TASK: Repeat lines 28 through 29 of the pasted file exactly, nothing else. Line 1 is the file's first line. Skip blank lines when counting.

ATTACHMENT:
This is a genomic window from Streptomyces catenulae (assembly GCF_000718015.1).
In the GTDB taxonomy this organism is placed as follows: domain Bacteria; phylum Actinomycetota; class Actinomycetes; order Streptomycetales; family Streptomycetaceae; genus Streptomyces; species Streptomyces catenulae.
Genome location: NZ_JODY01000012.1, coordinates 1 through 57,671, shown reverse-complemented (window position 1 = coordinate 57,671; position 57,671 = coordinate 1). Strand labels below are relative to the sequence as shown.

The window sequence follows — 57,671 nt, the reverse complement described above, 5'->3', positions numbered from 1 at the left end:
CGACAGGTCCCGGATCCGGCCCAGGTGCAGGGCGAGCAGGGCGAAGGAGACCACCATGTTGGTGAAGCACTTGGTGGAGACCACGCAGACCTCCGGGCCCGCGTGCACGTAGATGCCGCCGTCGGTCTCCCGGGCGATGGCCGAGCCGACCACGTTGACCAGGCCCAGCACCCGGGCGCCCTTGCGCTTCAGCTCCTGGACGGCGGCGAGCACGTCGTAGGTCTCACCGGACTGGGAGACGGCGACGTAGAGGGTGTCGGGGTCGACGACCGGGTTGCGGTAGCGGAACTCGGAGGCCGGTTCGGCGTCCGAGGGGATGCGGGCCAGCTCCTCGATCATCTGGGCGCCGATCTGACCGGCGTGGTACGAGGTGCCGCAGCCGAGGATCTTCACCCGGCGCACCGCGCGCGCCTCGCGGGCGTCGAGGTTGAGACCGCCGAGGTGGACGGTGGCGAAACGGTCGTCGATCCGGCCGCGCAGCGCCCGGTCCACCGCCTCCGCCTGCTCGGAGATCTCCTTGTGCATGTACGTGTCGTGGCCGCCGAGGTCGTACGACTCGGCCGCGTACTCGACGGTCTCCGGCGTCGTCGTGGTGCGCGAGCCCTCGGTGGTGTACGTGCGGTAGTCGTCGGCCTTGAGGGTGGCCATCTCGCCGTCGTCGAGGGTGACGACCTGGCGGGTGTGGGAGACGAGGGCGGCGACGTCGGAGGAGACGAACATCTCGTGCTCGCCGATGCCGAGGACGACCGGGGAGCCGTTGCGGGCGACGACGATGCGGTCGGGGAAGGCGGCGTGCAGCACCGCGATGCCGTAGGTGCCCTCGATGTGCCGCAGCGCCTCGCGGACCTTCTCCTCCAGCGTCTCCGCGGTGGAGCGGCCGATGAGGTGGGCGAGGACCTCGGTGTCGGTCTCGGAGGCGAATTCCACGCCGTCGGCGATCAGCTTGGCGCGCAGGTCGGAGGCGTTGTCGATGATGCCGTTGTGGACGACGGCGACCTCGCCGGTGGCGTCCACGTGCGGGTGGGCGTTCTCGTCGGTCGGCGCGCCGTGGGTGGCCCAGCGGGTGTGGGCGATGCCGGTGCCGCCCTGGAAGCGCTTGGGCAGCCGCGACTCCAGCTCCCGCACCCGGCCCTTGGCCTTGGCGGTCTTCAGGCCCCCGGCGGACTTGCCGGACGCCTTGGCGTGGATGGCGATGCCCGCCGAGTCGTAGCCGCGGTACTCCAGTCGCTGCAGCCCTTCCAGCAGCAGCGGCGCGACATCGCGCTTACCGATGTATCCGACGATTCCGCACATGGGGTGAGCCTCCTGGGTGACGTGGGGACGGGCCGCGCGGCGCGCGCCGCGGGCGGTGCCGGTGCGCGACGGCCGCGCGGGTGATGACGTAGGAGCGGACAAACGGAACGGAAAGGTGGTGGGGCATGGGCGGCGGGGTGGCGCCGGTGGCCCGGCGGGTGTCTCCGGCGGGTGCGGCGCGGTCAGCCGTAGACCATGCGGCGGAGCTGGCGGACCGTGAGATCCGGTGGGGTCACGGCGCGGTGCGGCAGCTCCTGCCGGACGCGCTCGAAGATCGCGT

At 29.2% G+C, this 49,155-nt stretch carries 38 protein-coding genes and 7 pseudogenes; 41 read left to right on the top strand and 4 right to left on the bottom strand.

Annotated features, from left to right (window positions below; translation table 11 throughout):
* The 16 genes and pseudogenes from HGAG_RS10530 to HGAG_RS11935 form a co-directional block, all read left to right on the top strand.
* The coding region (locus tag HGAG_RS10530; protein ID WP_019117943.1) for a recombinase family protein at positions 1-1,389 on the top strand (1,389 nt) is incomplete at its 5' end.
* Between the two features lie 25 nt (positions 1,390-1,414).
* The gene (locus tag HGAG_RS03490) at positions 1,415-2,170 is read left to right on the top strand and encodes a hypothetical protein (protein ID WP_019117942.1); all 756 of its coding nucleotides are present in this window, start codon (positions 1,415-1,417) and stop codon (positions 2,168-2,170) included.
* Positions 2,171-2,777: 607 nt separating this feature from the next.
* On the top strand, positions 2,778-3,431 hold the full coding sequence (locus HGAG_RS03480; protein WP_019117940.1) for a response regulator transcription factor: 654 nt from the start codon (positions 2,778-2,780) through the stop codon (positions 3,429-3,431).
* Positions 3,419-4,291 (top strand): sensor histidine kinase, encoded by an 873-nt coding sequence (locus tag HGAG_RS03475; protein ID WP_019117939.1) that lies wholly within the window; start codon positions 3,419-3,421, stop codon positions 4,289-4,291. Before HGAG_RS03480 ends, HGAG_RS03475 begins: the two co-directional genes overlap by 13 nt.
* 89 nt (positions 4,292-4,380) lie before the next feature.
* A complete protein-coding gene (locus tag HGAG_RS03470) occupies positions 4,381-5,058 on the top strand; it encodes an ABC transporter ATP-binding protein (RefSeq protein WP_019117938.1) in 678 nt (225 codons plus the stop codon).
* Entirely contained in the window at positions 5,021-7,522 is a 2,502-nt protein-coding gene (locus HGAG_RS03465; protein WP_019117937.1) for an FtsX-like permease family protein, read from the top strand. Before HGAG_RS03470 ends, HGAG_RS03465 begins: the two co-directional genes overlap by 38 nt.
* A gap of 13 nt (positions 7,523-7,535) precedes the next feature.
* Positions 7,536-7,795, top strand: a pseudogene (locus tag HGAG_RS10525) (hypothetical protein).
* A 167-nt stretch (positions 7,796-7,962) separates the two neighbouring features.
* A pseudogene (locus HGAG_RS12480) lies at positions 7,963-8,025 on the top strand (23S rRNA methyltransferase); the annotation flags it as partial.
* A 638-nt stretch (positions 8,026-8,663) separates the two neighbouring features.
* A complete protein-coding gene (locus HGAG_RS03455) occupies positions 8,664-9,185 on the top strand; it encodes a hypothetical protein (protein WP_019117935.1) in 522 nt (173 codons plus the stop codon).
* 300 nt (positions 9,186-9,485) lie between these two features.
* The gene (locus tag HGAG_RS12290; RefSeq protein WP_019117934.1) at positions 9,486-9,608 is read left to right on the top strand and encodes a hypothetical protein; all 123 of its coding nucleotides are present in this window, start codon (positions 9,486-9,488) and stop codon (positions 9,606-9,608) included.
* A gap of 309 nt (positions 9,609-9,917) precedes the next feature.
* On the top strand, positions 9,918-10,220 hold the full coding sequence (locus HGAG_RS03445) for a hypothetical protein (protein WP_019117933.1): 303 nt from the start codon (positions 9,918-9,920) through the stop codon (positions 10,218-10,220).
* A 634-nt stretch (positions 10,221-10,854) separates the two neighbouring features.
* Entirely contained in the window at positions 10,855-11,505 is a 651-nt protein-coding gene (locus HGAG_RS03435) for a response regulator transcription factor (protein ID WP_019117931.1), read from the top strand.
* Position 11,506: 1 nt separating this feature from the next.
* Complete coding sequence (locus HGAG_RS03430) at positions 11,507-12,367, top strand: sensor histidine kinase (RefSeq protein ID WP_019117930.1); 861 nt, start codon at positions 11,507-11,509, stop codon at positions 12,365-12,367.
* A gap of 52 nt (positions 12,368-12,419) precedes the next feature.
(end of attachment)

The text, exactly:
* A 634-nt stretch (positions 10,221-10,854) separates the two neighbouring features.
* Entirely contained in the window at positions 10,855-11,505 is a 651-nt protein-coding gene (locus HGAG_RS03435) for a response regulator transcription factor (protein ID WP_019117931.1), read from the top strand.